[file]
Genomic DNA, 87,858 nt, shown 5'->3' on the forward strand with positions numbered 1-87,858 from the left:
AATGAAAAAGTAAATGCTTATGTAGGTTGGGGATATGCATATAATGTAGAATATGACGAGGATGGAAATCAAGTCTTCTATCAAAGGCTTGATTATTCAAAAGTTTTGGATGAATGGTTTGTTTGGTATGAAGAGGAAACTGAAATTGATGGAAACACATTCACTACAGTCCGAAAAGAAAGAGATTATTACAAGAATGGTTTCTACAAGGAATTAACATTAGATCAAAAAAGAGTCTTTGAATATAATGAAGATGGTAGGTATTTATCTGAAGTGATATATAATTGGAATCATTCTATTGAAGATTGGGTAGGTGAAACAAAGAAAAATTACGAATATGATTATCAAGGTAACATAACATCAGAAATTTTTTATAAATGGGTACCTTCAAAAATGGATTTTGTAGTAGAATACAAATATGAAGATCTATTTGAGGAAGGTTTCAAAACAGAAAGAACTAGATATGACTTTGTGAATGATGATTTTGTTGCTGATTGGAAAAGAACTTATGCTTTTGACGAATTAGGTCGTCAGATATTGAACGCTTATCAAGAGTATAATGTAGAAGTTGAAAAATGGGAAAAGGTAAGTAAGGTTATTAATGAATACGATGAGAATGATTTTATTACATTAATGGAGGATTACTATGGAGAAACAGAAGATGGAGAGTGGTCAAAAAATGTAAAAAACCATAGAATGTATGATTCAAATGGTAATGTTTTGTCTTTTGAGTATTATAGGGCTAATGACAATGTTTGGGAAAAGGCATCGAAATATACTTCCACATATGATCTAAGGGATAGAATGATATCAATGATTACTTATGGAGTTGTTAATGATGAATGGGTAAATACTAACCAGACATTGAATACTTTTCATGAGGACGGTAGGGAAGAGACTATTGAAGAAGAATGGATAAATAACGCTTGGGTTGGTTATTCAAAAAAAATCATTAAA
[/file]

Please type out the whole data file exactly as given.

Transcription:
Genomic DNA, 87,858 nt, shown 5'->3' on the forward strand with positions numbered 1-87,858 from the left:
AATGAAAAAGTAAATGCTTATGTAGGTTGGGGATATGCATATAATGTAGAATATGACGAGGATGGAAATCAAGTCTTCTATCAAAGGCTTGATTATTCAAAAGTTTTGGATGAATGGTTTGTTTGGTATGAAGAGGAAACTGAAATTGATGGAAACACATTCACTACAGTCCGAAAAGAAAGAGATTATTACAAGAATGGTTTCTACAAGGAATTAACATTAGATCAAAAAAGAGTCTTTGAATATAATGAAGATGGTAGGTATTTATCTGAAGTGATATATAATTGGAATCATTCTATTGAAGATTGGGTAGGTGAAACAAAGAAAAATTACGAATATGATTATCAAGGTAACATAACATCAGAAATTTTTTATAAATGGGTACCTTCAAAAATGGATTTTGTAGTAGAATACAAATATGAAGATCTATTTGAGGAAGGTTTCAAAACAGAAAGAACTAGATATGACTTTGTGAATGATGATTTTGTTGCTGATTGGAAAAGAACTTATGCTTTTGACGAATTAGGTCGTCAGATATTGAACGCTTATCAAGAGTATAATGTAGAAGTTGAAAAATGGGAAAAGGTAAGTAAGGTTATTAATGAATACGATGAGAATGATTTTATTACATTAATGGAGGATTACTATGGAGAAACAGAAGATGGAGAGTGGTCAAAAAATGTAAAAAACCATAGAATGTATGATTCAAATGGTAATGTTTTGTCTTTTGAGTATTATAGGGCTAATGACAATGTTTGGGAAAAGGCATCGAAATATACTTCCACATATGATCTAAGGGATAGAATGATATCAATGATTACTTATGGAGTTGTTAATGATGAATGGGTAAATACTAACCAGACATTGAATACTTTTCATGAGGACGGTAGGGAAGAGACTATTGAAGAAGAATGGATAAATAACGCTTGGGTTGGTTATTCAAAAAAAATCATTAAA